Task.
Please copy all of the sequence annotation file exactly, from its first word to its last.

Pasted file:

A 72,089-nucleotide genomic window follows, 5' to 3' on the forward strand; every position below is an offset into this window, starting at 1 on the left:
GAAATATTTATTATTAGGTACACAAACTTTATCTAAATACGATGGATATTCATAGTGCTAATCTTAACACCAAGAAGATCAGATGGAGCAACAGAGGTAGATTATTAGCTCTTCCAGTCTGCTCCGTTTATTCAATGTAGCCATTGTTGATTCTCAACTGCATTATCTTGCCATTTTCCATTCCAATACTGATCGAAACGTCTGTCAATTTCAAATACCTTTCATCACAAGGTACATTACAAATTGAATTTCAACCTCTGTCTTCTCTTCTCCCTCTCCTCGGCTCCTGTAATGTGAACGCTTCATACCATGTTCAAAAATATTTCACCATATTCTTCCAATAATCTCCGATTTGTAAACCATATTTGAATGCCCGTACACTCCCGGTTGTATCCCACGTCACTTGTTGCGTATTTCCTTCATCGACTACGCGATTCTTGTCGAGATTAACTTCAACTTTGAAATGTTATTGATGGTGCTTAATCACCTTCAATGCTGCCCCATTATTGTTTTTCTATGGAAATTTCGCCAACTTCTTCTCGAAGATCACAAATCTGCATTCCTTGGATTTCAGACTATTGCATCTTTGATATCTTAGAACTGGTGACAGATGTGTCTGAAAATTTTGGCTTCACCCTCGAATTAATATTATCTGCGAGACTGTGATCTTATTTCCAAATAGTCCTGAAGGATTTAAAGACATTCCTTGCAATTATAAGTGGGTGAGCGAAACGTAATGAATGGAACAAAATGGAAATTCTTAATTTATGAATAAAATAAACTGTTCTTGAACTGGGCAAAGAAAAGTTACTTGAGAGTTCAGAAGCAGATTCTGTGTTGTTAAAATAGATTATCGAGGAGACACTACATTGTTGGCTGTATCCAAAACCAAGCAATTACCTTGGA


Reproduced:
A 72,089-nucleotide genomic window follows, 5' to 3' on the forward strand; every position below is an offset into this window, starting at 1 on the left:
GAAATATTTATTATTAGGTACACAAACTTTATCTAAATACGATGGATATTCATAGTGCTAATCTTAACACCAAGAAGATCAGATGGAGCAACAGAGGTAGATTATTAGCTCTTCCAGTCTGCTCCGTTTATTCAATGTAGCCATTGTTGATTCTCAACTGCATTATCTTGCCATTTTCCATTCCAATACTGATCGAAACGTCTGTCAATTTCAAATACCTTTCATCACAAGGTACATTACAAATTGAATTTCAACCTCTGTCTTCTCTTCTCCCTCTCCTCGGCTCCTGTAATGTGAACGCTTCATACCATGTTCAAAAATATTTCACCATATTCTTCCAATAATCTCCGATTTGTAAACCATATTTGAATGCCCGTACACTCCCGGTTGTATCCCACGTCACTTGTTGCGTATTTCCTTCATCGACTACGCGATTCTTGTCGAGATTAACTTCAACTTTGAAATGTTATTGATGGTGCTTAATCACCTTCAATGCTGCCCCATTATTGTTTTTCTATGGAAATTTCGCCAACTTCTTCTCGAAGATCACAAATCTGCATTCCTTGGATTTCAGACTATTGCATCTTTGATATCTTAGAACTGGTGACAGATGTGTCTGAAAATTTTGGCTTCACCCTCGAATTAATATTATCTGCGAGACTGTGATCTTATTTCCAAATAGTCCTGAAGGATTTAAAGACATTCCTTGCAATTATAAGTGGGTGAGCGAAACGTAATGAATGGAACAAAATGGAAATTCTTAATTTATGAATAAAATAAACTGTTCTTGAACTGGGCAAAGAAAAGTTACTTGAGAGTTCAGAAGCAGATTCTGTGTTGTTAAAATAGATTATCGAGGAGACACTACATTGTTGGCTGTATCCAAAACCAAGCAATTACCTTGGA